Four Seasons restaurant is closing. Is the power lunch dead?


The 60-year-old upscale dining spot hasn’t been able to hold onto its clientele, Four Seasons managing partner Alex von Bidder told CNN Business on Saturday, and its investors “lacked the confidence to fund it for another year or six months.”

Forty years ago, The Four Seasons became known as a go-to destination for Wall Streeters, publishers, movie producers and other executives who would hash out business deals amid the lavish decor and seasonal dishes. A 1979 article in Esquire magazine used the term “power lunch” to describe the midday meetings; the phrase and its association with the Four Seasons stuck around for decades.

The restaurant, however, lost its home at the Seagram Building on Manhattan’s Park Avenue when its lease expired in 2016.

Investors shelled out more than $30 million to relocate the establishment a few blocks away, and it reopened in August — but it lost much of its customer base, von Bidder said.

“We didn’t have enough time to make sure they would come back to us,” von Bidder said. “People would eat [at the Four Seasons] two or three times per week. Then all of a sudden it’s gone for two years. They fell out of habit.”

He added that the idea of the power lunch “has dramatically changed over time,” and the crowd that used to regularly have extravagant lunches “are getting on in their age.”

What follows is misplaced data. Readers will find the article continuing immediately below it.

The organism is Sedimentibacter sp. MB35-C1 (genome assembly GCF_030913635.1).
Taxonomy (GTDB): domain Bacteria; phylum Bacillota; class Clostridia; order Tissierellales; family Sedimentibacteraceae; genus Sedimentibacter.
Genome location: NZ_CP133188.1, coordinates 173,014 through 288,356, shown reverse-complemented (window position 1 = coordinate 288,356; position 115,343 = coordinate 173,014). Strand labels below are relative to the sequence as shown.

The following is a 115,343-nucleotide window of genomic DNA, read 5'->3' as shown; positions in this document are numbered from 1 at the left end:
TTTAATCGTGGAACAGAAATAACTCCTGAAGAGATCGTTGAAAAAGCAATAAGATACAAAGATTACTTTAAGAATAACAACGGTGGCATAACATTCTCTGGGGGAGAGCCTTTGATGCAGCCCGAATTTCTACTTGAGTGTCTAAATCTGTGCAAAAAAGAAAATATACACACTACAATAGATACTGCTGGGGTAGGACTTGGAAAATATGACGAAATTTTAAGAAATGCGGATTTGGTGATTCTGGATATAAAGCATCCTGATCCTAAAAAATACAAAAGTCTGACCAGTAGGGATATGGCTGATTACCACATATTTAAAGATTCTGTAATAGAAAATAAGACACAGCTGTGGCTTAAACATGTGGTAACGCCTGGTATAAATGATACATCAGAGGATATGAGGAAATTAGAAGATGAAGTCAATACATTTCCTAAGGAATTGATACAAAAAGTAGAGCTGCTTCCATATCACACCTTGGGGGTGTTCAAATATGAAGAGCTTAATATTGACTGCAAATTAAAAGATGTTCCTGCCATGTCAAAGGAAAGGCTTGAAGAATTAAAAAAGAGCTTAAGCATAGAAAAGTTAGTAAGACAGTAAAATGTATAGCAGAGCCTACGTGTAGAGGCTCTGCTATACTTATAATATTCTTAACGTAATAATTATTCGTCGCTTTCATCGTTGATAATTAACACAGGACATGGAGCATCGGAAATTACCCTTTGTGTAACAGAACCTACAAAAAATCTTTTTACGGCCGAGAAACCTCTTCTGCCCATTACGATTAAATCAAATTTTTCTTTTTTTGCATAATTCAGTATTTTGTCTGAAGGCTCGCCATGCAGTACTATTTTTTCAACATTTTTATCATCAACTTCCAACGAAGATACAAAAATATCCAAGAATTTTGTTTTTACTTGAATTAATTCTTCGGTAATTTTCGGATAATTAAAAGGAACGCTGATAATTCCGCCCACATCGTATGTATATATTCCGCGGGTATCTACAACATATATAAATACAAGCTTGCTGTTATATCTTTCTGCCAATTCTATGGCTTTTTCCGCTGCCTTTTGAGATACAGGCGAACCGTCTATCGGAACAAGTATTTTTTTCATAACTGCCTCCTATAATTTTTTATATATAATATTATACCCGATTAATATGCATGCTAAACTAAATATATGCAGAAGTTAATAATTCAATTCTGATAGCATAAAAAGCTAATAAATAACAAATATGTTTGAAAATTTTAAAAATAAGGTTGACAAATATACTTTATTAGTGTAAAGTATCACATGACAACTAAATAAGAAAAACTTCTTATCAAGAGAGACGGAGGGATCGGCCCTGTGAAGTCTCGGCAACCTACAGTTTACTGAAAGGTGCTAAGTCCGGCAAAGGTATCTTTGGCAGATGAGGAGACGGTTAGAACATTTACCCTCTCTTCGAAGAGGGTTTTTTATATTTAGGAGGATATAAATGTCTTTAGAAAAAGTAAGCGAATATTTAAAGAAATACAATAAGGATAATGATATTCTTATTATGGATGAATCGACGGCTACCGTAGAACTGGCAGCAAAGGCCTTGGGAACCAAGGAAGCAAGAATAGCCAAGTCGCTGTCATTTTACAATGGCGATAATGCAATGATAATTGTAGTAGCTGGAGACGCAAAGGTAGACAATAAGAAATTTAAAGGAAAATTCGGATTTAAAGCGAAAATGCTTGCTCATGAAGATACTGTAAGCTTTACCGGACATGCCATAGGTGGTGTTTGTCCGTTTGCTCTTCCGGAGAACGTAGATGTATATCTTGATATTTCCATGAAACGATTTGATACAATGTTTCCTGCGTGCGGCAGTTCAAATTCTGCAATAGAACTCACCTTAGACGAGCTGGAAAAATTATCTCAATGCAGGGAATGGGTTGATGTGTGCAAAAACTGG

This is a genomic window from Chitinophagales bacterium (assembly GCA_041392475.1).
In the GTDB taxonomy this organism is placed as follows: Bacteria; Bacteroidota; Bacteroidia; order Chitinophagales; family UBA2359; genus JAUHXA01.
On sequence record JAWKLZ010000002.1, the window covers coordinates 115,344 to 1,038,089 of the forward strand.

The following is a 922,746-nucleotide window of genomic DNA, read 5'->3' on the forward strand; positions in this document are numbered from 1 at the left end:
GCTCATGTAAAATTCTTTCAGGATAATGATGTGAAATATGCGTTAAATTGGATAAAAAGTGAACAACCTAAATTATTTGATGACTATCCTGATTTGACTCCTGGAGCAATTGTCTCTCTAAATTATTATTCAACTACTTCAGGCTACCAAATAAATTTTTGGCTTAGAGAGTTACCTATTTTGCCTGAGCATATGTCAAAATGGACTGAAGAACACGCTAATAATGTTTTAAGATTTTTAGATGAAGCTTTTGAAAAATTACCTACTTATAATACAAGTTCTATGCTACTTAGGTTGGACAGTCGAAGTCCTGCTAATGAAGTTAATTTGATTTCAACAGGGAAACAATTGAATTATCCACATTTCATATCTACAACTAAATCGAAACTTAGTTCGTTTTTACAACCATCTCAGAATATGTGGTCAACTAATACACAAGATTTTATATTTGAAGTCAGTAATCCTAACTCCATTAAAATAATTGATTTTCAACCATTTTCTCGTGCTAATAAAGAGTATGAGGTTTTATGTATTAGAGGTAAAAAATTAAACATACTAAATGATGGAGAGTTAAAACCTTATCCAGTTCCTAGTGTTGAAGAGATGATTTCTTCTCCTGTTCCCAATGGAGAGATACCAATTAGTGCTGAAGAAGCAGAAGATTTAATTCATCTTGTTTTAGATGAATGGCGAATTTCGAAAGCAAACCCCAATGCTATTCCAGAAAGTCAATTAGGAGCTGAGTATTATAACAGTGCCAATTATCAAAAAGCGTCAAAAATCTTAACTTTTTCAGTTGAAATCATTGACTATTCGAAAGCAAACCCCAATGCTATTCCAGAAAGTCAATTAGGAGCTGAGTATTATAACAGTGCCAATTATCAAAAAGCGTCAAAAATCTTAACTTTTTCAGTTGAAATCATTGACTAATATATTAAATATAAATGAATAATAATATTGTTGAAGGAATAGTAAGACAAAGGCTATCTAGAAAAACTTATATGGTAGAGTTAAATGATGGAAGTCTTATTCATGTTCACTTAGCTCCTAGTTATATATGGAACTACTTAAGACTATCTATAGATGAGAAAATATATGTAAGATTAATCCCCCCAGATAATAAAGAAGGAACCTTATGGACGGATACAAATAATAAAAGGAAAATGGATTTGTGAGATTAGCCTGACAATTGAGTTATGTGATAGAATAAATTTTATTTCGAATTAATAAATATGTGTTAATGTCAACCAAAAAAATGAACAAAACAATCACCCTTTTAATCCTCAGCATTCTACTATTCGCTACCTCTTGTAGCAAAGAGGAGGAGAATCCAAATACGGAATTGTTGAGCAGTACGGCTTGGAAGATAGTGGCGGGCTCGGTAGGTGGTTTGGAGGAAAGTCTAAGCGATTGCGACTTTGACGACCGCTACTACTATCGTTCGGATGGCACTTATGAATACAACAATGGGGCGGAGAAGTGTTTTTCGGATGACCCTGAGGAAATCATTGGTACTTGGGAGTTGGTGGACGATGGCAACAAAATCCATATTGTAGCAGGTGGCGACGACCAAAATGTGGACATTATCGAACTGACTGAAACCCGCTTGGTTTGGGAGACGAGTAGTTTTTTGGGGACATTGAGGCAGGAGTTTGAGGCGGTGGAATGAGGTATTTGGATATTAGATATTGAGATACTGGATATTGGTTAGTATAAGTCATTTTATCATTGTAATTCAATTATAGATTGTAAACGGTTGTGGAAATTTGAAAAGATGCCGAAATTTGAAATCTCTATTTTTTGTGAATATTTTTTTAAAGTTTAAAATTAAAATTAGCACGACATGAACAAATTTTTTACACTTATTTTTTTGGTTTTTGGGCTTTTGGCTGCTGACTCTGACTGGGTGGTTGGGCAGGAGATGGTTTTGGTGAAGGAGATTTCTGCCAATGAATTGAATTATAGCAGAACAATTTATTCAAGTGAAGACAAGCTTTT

There’s also been a decline in the number of parties and events booked at the restaurant. And von Bidder acknowledged that Four Seasons price points are prohibitive for many diners: Its current listing of lunch entrées include a $36 tuna burger, the cheapest option, and a $56 poached halibut. Dinner starts at $40 for mushroom ravioli.

“We didn’t see a clear path with the current sales,” von Bidder said.

His longtime business partner, Julian Niccolini, was reportedly forced to resign in December after taking a two-year leave from the business following allegations of sexual misconduct. Von Bidder said Saturday that Niccolini’s behavior was “not acceptable” and that the Four Seasons had “no choice but to make a change.” He said it’s “anybody’s guess” how much the controversy may have affected the restaurant’s business.

According to the Times, Niccolini pleaded guilty to misdemeanor assault in March 2016. He told the paper last fall, “It is something of the past.” CNN Business was unable to reach Niccolini for comment on Saturday.



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